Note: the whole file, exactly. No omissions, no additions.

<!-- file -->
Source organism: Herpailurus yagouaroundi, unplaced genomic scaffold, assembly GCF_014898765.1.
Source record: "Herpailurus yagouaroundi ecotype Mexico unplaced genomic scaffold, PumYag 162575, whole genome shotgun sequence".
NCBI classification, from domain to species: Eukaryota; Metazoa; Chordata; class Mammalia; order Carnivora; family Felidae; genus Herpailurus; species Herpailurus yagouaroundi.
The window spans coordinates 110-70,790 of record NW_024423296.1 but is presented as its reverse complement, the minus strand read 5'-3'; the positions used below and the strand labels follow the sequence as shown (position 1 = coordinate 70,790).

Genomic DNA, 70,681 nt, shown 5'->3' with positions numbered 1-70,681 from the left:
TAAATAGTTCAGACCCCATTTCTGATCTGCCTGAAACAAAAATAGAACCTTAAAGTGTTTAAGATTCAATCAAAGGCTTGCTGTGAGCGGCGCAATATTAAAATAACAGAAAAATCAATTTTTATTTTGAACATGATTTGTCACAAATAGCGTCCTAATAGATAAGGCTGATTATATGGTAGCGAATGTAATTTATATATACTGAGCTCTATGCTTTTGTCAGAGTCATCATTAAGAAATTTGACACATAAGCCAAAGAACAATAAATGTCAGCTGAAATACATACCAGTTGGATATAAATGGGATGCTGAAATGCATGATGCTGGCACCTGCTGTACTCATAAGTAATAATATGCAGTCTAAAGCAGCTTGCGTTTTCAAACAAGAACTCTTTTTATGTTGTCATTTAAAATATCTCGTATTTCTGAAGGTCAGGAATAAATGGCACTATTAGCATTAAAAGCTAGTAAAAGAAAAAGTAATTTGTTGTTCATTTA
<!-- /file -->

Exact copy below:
Source organism: Herpailurus yagouaroundi, unplaced genomic scaffold, assembly GCF_014898765.1.
Source record: "Herpailurus yagouaroundi ecotype Mexico unplaced genomic scaffold, PumYag 162575, whole genome shotgun sequence".
NCBI classification, from domain to species: Eukaryota; Metazoa; Chordata; class Mammalia; order Carnivora; family Felidae; genus Herpailurus; species Herpailurus yagouaroundi.
The window spans coordinates 110-70,790 of record NW_024423296.1 but is presented as its reverse complement, the minus strand read 5'-3'; the positions used below and the strand labels follow the sequence as shown (position 1 = coordinate 70,790).

Genomic DNA, 70,681 nt, shown 5'->3' with positions numbered 1-70,681 from the left:
TAAATAGTTCAGACCCCATTTCTGATCTGCCTGAAACAAAAATAGAACCTTAAAGTGTTTAAGATTCAATCAAAGGCTTGCTGTGAGCGGCGCAATATTAAAATAACAGAAAAATCAATTTTTATTTTGAACATGATTTGTCACAAATAGCGTCCTAATAGATAAGGCTGATTATATGGTAGCGAATGTAATTTATATATACTGAGCTCTATGCTTTTGTCAGAGTCATCATTAAGAAATTTGACACATAAGCCAAAGAACAATAAATGTCAGCTGAAATACATACCAGTTGGATATAAATGGGATGCTGAAATGCATGATGCTGGCACCTGCTGTACTCATAAGTAATAATATGCAGTCTAAAGCAGCTTGCGTTTTCAAACAAGAACTCTTTTTATGTTGTCATTTAAAATATCTCGTATTTCTGAAGGTCAGGAATAAATGGCACTATTAGCATTAAAAGCTAGTAAAAGAAAAAGTAATTTGTTGTTCATTTA